But Miami is neither a place where Spanish has always been the predominant language nor is it even another country. It just feels like it, according to people the AP quotes. Nor is being a florist or cook the sort of profession one expects to have to speak Spanish for.
Nothing wrong with Spanish. I stumble along, badly, in it. Though if I'd had my druthers about what would have been my primary second language, it wouldn't have been Spanish. And while bilingualism is good, generally, it seems somehow out of order for a local culture in a major metropolis of the United States to require the use of some language other than English for mere participation in the job market, and it seems further out of order for one particular foreign language to be privileged as, de facto, the language one must learn in addition to English.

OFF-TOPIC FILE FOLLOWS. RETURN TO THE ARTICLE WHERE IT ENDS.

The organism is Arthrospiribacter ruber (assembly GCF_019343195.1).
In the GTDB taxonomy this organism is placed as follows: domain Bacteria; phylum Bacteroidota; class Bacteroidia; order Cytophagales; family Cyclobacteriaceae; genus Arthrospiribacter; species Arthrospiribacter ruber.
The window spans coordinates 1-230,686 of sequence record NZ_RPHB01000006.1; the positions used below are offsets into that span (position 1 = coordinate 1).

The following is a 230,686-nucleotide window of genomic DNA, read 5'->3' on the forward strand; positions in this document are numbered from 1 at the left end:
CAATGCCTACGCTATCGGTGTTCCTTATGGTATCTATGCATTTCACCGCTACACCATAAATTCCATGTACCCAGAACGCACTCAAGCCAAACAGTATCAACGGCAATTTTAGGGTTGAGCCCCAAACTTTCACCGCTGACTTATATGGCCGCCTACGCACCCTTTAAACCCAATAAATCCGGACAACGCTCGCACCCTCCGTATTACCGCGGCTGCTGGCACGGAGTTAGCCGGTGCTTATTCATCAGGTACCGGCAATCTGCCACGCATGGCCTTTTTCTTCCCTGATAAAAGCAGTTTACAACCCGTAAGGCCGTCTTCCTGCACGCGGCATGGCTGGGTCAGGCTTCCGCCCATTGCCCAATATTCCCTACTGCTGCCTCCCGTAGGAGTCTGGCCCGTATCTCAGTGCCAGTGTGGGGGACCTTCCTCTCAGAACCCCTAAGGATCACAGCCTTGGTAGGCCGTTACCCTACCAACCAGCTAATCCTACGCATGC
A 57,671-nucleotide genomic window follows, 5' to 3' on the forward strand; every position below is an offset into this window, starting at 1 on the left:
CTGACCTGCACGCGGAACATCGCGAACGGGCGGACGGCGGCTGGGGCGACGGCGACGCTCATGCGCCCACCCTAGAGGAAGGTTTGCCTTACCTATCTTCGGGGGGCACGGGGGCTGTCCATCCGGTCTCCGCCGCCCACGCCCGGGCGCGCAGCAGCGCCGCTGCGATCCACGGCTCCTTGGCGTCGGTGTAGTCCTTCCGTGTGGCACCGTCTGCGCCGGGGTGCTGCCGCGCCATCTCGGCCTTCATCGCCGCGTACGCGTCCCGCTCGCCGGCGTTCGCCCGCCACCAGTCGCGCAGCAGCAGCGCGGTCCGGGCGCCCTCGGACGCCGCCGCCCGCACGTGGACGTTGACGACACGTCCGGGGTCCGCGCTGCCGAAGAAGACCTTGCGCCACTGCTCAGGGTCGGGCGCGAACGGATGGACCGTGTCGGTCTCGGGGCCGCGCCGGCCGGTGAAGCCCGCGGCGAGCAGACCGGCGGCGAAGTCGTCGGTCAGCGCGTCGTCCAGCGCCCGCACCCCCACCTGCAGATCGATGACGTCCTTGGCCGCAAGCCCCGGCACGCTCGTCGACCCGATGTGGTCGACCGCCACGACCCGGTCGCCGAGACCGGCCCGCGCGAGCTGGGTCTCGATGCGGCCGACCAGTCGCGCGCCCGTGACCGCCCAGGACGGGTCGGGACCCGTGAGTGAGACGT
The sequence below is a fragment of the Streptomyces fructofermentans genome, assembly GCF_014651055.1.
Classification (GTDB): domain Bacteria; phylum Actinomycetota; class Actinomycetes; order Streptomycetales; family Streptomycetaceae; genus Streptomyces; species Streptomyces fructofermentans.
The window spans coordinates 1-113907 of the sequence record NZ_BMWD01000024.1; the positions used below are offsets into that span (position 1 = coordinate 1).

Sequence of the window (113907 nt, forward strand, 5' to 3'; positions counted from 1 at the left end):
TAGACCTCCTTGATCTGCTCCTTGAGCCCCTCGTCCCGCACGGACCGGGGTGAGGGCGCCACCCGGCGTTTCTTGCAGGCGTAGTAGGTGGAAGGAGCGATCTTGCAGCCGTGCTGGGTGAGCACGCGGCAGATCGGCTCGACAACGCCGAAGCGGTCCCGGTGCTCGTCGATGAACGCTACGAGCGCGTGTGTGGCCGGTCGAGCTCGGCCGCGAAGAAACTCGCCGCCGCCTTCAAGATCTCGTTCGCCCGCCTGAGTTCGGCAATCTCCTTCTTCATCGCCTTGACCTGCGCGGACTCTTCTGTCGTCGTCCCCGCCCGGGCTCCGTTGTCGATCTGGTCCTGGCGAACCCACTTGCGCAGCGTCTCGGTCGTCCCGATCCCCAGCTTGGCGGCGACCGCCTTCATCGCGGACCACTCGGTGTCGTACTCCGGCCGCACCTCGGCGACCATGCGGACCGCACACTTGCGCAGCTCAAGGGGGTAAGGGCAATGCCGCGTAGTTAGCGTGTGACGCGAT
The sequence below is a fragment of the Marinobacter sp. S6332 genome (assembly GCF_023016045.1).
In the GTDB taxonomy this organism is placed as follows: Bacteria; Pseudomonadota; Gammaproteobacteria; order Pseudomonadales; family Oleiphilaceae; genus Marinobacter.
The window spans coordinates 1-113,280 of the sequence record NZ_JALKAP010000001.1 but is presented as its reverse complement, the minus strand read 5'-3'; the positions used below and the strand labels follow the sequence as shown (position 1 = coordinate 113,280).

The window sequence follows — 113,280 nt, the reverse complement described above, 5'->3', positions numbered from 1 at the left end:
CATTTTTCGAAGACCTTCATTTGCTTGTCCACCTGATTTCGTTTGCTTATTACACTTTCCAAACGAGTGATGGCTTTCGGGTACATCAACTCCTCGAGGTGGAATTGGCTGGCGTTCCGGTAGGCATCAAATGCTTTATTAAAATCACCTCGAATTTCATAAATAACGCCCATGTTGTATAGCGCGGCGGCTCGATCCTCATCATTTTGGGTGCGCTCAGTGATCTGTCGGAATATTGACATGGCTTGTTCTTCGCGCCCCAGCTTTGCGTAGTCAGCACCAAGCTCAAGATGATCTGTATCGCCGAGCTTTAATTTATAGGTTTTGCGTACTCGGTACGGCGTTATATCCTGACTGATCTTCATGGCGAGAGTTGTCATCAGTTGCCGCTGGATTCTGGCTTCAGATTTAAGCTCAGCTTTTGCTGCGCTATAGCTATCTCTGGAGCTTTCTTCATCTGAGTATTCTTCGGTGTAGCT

Too bad that McIlheran did not take a little time to consult his grade school history texts. He might have been reminded of Little Italy in New York City. Or even the more convincing history of Chinatown in San Francisco, in which the U.S. government passed a law which was openly prejudicial and oppressive to the Chinese. Even worse, this law was extened for over sixty years.
Yet both New York and San Francisco are strong American cities, and have not been annexed to Italy or China.
But then again, the conservatives only card lately seems to be the fear card. Especially if the fear is xenophobia.